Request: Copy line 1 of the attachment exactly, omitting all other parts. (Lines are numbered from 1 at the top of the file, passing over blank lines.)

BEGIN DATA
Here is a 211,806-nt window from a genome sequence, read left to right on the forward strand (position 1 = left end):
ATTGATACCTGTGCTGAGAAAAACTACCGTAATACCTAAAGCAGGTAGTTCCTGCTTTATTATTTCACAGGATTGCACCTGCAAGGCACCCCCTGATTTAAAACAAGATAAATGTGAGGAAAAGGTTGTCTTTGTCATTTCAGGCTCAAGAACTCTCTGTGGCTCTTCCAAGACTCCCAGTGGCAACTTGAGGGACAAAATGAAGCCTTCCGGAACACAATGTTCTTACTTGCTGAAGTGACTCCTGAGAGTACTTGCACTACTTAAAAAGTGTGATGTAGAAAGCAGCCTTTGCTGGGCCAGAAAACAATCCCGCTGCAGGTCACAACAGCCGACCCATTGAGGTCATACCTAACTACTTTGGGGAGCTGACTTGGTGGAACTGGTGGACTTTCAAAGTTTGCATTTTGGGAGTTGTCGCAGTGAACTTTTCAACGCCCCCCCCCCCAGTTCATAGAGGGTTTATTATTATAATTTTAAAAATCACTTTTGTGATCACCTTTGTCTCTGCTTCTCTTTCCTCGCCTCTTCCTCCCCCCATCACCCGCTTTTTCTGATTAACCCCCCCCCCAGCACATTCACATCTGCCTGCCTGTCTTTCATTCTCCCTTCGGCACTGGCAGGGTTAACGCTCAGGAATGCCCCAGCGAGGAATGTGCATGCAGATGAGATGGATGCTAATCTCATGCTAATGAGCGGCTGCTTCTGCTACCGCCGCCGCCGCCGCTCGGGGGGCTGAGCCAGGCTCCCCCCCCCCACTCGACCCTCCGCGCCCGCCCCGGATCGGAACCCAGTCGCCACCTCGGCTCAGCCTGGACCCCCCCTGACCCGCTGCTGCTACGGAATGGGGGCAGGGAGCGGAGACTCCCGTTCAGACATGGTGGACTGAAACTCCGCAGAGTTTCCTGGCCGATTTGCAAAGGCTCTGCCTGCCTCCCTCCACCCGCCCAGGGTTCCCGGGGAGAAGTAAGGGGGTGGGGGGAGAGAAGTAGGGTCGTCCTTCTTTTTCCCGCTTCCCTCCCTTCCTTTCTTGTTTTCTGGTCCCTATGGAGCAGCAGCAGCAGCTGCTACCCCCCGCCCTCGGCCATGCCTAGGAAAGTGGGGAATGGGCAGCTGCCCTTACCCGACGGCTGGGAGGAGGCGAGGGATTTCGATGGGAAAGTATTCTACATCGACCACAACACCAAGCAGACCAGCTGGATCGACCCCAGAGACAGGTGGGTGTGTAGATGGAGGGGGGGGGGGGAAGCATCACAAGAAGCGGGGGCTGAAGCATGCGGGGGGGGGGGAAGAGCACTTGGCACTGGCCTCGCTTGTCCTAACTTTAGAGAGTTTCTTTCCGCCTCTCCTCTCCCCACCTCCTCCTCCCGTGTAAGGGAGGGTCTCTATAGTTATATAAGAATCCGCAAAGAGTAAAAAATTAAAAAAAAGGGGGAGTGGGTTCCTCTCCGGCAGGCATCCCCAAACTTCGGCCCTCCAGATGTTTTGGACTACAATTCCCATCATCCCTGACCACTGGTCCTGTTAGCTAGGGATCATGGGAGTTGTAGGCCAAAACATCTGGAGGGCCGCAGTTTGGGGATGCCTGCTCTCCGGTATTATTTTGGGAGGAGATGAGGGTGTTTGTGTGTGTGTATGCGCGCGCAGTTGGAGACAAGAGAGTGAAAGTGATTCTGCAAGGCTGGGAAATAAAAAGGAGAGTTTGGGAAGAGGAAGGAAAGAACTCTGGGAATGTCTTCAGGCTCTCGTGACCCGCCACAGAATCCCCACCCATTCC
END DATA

Here is a 211,806-nt window from a genome sequence, read left to right on the forward strand (position 1 = left end):